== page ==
Metsulfuron-methyl is a residual sulfonylurea compound used as a selective pre- and postemergence herbicide for broadleaf weeds and some annual grasses. It is a systemic compound with foliar and soil activity, and it works rapidly after it is taken up by the plant. Its mode of action is by inhibiting cell division in the shoots and roots of the plant, and it is biologically active at low use rates. Metsulfuron methyl is used for control of broad leaf weeds like Chenopodium album, Melilotus indica, Medicago hispida, Lathyrus aphaca, Anagallis arvensis, Vicia sativa, Vicia hirsura, Circium arvense in Wheat and Eclipta alba, Luwigia parviflora, Marsilea quadrifoliata in Rice.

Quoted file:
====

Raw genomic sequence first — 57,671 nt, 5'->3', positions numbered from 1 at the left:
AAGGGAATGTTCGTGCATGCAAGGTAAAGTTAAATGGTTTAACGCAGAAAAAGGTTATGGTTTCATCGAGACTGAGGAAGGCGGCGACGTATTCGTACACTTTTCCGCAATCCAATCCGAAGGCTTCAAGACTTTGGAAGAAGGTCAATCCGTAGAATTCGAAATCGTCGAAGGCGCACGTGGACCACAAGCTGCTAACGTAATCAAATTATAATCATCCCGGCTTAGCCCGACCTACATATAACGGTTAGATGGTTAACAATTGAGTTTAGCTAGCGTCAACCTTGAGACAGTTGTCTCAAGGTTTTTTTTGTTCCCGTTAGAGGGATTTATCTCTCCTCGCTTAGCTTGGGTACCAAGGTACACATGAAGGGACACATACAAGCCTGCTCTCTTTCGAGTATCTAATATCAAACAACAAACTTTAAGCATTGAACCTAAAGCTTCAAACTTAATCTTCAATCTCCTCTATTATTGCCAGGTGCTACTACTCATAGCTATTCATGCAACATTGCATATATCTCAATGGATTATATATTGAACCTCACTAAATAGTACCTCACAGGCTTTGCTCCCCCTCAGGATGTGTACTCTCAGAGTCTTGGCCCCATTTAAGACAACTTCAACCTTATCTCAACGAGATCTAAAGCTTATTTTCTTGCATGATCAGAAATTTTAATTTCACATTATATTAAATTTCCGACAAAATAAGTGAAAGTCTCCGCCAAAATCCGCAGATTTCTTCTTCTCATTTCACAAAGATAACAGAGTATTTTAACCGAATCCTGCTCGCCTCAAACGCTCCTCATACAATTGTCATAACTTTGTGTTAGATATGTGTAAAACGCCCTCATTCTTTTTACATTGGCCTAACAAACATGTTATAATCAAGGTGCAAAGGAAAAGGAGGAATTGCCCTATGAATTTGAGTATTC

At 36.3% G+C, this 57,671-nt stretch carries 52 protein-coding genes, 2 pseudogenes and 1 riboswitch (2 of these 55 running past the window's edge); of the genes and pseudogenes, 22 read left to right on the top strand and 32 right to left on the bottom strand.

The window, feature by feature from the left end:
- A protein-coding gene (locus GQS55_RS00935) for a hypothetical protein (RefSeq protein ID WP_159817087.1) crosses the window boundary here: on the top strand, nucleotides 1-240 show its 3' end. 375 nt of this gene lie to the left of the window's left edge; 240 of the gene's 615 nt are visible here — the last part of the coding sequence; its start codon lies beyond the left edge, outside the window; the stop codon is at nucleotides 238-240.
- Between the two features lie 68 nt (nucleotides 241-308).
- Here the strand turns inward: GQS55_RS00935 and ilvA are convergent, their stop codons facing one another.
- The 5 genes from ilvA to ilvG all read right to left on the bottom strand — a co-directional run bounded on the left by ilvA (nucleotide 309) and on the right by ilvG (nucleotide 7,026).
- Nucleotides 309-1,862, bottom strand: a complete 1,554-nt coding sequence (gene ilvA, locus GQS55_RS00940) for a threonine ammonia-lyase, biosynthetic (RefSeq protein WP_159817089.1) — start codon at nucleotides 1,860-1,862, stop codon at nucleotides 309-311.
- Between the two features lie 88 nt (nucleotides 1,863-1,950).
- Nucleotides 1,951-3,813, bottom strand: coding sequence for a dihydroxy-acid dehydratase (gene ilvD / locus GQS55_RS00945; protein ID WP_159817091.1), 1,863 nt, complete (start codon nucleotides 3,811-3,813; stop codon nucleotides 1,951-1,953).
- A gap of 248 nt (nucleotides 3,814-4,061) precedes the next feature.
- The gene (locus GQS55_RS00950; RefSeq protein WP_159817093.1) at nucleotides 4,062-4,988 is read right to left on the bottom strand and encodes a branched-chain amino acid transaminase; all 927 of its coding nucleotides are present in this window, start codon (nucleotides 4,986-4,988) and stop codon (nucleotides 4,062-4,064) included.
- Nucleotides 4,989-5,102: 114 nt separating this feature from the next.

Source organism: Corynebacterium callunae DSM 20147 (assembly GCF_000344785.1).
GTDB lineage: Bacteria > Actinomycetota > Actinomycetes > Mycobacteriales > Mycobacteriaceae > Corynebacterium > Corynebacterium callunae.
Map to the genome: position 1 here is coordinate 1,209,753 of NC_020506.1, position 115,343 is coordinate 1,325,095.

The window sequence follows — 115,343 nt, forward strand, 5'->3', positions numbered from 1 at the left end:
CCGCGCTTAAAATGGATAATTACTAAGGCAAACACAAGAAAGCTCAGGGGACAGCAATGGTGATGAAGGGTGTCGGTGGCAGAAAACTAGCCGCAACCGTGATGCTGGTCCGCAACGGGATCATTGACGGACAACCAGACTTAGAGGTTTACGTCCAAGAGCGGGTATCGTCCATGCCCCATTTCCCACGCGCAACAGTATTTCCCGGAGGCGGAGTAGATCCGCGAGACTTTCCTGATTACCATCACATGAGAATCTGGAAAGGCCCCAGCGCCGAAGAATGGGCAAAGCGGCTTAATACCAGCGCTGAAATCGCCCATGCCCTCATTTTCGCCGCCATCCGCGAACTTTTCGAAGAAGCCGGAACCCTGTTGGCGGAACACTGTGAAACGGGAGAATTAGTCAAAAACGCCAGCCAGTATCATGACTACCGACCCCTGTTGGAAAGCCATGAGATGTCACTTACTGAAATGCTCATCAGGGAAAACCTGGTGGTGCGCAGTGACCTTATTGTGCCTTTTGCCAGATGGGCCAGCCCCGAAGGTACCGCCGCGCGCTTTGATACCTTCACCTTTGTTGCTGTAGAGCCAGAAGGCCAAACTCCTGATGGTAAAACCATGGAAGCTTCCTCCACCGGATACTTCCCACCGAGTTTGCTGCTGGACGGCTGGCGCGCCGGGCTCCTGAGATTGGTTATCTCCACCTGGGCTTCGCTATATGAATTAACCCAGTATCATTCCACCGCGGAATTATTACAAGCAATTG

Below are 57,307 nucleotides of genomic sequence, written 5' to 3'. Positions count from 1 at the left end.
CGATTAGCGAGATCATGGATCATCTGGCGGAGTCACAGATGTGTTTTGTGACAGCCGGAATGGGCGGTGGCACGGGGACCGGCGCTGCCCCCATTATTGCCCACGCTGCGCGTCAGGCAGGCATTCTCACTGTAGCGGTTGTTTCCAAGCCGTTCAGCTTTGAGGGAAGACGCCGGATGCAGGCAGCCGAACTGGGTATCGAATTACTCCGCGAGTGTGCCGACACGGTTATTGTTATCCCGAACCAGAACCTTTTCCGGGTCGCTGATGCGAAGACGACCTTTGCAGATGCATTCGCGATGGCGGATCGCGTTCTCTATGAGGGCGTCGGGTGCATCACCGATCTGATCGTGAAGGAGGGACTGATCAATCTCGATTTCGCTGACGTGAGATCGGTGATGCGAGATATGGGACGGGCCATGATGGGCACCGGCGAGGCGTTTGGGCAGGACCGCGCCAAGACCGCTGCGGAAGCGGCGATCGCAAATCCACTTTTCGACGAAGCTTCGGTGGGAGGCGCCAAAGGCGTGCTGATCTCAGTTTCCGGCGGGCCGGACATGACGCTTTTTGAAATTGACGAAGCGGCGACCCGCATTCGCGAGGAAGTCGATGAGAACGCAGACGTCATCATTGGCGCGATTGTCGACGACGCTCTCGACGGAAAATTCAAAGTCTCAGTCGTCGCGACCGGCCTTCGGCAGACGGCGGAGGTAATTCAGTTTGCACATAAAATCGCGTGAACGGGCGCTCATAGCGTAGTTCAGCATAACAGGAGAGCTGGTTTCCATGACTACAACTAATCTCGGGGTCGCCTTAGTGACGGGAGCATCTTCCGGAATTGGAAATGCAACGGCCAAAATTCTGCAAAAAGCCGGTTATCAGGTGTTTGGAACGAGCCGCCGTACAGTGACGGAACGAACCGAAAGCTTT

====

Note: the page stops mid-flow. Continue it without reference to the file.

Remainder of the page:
MSM is a selective systemic herbicide absorbed through the roots and foliage, which cease the growth almost immediately after post-emergence treatment, and are killed in 7-21 days. It is a branched chain amino acid synthesis inhibitor. Acts by inhibiting of the essential amino acids valine and isoleucine, hence stopping cell division and plant growth. Metsulfuron has activity on many broadleaf weeds and brush. This herbicide is nonselective and is injurious to plants at extremely low concentrations; since most crops are also harmed, major use of metsulfuron is confined to industrial and noncropland areas. Metsulfuron methyl inhibits amino acid production by inhibiting acetolactate synthase. This prevents cell division, resulting in a rapid cessation of growth. This herbicide is quickly absorbed through the leaves, and translocation is systemic. Root uptake also occurs. Preemergence treatments control or suppress weeds through root uptake, while postemergence works through both root and foliar absorbance.